Charlie Jane Anders has a really interesting post at io9 about the decline of a particular genre of story, in which a formerly advanced civilization has completely regressed back to barbarism, whether because of a natural disaster, or the consequences of its own hubris. She’s got two theories about why this particular formulation has declined: first, a healthy aversion to the kind of colonialist thinking that animated so many of these stories, and second, a sense that our own civilization is in danger of decline that distracts us from the idea of exploring other ruined societies for fun. She writes:
These stories were about colonialism, and that they thrived during and immediately after the colonial era. Part of the wish-fulfillment aspect of the “fallen into barbarism” story isn’t just the puzzle-solving of realizing that this apparently backward society was once advanced — it’s also getting to be the clever white person (usually white guy) who understands the natives’ own history better than they do. The European visitor who figures out that the idol all the natives are worshipping is really a computer, or that all of their ancient myths are actually about spaceships or whatnot.
And maybe we’re a little less comfortable being overtly triumphalist in our depictions of race and cultural interaction, and a little less happy to celebrate the idea of the white explorer who visits other peoples and tells them how best to interpret their own cultures.
But I wonder if there’s something to be said about the decline of this genre in conjunction with one of the consistent element in most anti-hero stories. In the post-apocalypse, we tend to meet our characters long after the disaster or political crisis that wiped our society away, and once a new order has been firmly established. The transition period tends to be marginalized from the narrative, sometimes even to the point of having been erased from history and the characters’ memories. That’s a curious thing, because the question of how certain institutions took control or came to be can be the most interesting part of a post-apocalyptic story. It’s true that sometimes it can be stupid — the development of the dictatorial enclave in The Twelve was one of the things that most soured me on Justin Cronin’s vampire saga.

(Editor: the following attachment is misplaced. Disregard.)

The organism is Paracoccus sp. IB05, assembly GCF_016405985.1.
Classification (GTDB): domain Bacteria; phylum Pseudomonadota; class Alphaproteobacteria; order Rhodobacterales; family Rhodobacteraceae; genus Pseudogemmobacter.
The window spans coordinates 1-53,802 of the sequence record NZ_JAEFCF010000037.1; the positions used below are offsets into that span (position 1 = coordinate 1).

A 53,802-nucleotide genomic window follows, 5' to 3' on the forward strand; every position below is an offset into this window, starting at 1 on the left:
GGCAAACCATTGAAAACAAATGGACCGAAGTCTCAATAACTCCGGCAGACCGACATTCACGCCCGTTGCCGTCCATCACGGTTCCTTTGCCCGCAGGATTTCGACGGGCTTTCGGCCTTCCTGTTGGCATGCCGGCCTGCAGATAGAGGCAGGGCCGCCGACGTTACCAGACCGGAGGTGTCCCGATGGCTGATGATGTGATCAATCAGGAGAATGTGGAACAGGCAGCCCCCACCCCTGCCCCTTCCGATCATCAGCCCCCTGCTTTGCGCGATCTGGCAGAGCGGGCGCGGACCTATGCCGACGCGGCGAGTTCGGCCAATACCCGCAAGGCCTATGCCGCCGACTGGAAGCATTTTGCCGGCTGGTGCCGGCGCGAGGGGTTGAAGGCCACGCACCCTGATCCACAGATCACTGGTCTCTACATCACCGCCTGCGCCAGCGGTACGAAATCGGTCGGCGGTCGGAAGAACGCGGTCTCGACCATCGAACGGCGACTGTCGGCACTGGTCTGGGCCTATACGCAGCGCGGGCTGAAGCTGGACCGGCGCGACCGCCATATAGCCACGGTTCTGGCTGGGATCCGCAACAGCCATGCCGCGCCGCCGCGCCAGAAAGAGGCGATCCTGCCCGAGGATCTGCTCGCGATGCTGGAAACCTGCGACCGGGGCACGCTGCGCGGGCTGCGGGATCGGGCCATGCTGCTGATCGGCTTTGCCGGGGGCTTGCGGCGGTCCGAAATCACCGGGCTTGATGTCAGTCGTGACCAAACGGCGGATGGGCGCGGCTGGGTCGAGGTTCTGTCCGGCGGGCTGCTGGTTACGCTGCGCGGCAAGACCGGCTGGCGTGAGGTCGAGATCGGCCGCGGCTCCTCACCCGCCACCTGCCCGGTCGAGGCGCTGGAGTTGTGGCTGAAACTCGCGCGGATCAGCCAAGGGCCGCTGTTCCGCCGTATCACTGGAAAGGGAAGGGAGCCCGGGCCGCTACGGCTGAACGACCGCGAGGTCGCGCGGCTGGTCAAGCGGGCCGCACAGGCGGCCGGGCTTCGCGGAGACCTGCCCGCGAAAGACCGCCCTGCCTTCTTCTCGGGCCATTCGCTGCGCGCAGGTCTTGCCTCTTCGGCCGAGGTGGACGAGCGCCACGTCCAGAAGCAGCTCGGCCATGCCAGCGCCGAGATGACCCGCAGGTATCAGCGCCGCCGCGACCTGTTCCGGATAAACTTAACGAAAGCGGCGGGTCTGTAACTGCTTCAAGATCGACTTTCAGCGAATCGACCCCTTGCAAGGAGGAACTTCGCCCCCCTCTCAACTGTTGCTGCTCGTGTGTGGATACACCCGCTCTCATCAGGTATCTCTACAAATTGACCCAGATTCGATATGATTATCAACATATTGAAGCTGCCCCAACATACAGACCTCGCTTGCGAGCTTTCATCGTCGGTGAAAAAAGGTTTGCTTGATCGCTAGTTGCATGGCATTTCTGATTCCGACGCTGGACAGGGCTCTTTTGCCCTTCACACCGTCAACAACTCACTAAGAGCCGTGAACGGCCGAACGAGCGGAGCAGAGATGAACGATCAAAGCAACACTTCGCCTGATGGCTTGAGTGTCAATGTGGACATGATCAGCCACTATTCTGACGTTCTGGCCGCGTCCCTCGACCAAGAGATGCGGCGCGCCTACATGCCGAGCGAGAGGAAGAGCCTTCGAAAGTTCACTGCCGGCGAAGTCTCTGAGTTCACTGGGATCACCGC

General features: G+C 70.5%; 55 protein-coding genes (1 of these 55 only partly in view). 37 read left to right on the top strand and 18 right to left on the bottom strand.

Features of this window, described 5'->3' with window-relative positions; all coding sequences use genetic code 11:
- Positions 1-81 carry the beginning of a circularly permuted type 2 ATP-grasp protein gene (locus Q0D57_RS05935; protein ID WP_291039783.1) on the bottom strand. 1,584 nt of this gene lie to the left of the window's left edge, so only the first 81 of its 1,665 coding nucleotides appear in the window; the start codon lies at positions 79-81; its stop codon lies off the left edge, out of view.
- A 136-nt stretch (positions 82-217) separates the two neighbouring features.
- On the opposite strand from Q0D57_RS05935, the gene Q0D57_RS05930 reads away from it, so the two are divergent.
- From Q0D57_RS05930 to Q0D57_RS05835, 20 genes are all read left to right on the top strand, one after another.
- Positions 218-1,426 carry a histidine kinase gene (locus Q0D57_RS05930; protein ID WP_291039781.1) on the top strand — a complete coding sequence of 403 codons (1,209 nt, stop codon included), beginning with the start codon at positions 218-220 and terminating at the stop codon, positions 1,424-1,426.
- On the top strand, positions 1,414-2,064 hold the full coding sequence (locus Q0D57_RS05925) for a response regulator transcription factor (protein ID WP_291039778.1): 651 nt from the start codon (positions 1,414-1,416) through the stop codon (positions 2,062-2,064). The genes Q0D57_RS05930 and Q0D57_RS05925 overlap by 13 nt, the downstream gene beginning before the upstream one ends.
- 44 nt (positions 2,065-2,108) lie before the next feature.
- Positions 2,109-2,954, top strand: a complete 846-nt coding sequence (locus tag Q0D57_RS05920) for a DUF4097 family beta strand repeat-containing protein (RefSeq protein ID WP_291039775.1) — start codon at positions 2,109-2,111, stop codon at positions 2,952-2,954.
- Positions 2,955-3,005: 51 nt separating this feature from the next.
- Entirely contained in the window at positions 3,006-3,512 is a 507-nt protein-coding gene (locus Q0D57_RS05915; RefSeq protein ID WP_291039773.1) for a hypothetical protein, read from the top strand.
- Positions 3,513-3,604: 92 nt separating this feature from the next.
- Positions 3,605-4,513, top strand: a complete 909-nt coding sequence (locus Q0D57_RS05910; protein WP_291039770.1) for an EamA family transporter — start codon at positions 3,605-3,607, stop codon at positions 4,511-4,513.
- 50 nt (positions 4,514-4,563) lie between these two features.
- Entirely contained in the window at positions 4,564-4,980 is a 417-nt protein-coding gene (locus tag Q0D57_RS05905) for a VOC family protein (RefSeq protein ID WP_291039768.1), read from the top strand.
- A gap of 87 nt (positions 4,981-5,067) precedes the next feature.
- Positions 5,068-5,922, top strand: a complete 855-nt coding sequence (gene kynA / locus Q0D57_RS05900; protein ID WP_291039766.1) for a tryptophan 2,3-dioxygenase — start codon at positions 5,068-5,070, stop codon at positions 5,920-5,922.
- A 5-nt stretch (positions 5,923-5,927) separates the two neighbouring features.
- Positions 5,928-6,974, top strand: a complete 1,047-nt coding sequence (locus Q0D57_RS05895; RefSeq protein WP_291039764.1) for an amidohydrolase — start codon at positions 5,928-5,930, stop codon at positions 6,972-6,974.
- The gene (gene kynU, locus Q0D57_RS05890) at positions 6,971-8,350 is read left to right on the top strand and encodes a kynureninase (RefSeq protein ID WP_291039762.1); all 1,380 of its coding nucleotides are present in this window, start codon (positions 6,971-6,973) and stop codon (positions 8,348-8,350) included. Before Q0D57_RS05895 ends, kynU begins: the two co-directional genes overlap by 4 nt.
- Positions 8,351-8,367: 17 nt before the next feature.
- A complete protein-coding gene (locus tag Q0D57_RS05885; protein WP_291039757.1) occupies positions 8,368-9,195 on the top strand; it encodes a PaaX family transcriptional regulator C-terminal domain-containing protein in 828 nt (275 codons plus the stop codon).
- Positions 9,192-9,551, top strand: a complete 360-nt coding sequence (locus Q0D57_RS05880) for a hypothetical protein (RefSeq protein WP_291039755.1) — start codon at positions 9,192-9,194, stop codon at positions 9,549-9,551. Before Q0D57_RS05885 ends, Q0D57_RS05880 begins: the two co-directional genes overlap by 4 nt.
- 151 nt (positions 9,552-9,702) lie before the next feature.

Transition periods are risky moments, though, ones where works often establish their worldviews. The hyperfascist Justice Department that stages a coup in response to rising crime rates in the Judge Dredd comics gets at the fascist tendencies that undergird so many of our law enforcement stories, and the high tolerance many pop culture depictions of cops have for police brutality and coercive interrogations. One of the things that’s fascinating and funny about Neal Stephenson’s video-games-and-international-terrorism novel Reamde is the way ostensibly liberal/libertarian characters end up relying on the survivalist wing of their family when everything goes to hell. Part of The World’s End’s commentary on modern culture is how persistent institutions like realtors and generic pubs are — like cockroaches, they survive even after civilization falls apart.
And I wonder if we’ve stopped telling regression stories and skipped over how society reorganizes itself on the way to the post-apocalypse because, where collapse stories once let Western writers lord it over supposedly less-civilized cultures, these sorts of stories might require us to look too hard at ourselves. We tend to reflect on our present society in the causes of our fictional collapses, be it oil, or increasingly complex financial instruments, or our addiction to our cell phones and social media. But we seem reluctant to take hard looks at ourselves in considering what happens right after the collapse, who would survive, and who would rise.
World War Z does a good job of looking at all the different ways people might survive, and what might go wrong with some of the things, like extreme wealth, that might seem like they would provide protection against the breakdown of society. But it seems like we could use more of those conversations. If cities get anarchic, will people with lots of guns on rural compounds need to worry? Or will they be overrun by refugees? If Big Ag collapses, what happens to all the people in Brooklyn raising chickens in their back yards and folks running family farms? Do they become the most important people in a trade economy? Sometimes it seems like all the Hunger Games and Sheol Is are a distraction, the new institutions less a stand-in for our present problems than substitutes for them.